Southern Baptists meeting in Phoenix to try to boost minorities in their top leadership posts and elected an African American pastor as first vice president for the first time in the denomination’s history.
Fred Luter Jr., the head pastor of Franklin Avenue Baptist Church in New Orleans, was elected with 1,558 votes, or 77 percent. Some of his supporters had expected him to be unopposed, but he picked up a local Arizona challenger in Tuesday’s session. Rick Ong, a deacon at First Chinese Baptist Church in Phoenix, received 441 votes, or 23 percent, according to results from the Baptist Press.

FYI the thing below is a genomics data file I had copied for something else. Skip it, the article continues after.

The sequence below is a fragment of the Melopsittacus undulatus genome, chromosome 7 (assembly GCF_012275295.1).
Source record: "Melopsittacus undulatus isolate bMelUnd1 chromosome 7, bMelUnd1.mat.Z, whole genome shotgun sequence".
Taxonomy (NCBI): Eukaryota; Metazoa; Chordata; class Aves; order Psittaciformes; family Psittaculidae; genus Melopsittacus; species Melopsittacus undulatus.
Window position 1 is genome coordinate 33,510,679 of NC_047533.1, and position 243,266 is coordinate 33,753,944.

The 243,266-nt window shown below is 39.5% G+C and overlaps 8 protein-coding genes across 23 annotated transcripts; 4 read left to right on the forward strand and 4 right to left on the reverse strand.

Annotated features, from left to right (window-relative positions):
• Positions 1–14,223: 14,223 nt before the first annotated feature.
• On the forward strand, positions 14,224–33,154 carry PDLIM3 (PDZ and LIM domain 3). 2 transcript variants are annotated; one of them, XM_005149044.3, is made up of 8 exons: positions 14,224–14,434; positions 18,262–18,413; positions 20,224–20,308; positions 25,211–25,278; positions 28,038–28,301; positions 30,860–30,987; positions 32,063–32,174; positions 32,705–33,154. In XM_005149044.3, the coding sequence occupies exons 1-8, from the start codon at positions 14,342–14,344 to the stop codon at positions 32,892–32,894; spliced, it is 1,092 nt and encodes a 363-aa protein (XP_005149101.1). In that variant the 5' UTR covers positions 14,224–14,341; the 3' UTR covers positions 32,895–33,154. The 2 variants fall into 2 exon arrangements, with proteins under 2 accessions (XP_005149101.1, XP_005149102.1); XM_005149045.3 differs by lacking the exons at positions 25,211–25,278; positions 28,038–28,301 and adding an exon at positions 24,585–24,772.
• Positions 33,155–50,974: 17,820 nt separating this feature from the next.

The move to elect Luter comes at the same time the SBC is making a push for greater participation among what it sometimes calls its “non-Anglo” members in the life of the convention, particularly in leadership roles. Luter’s church is one of an estimated 3,400 black churches in the nation’s largest Protestant denomination, a small minority of more than 45,700 total SBC-affiliated churches with about 16 million members total.
His election also sets up the potential for his election to the top position of president when the denomination holds its annual meeting next year in Luter’s hometown of New Orleans.It’s a big step for a denomination whose history is rooted in a split over race. The denomination originally formed in 1845 in a split with the American Baptist Convention over the question of whether slave owners could be missionaries.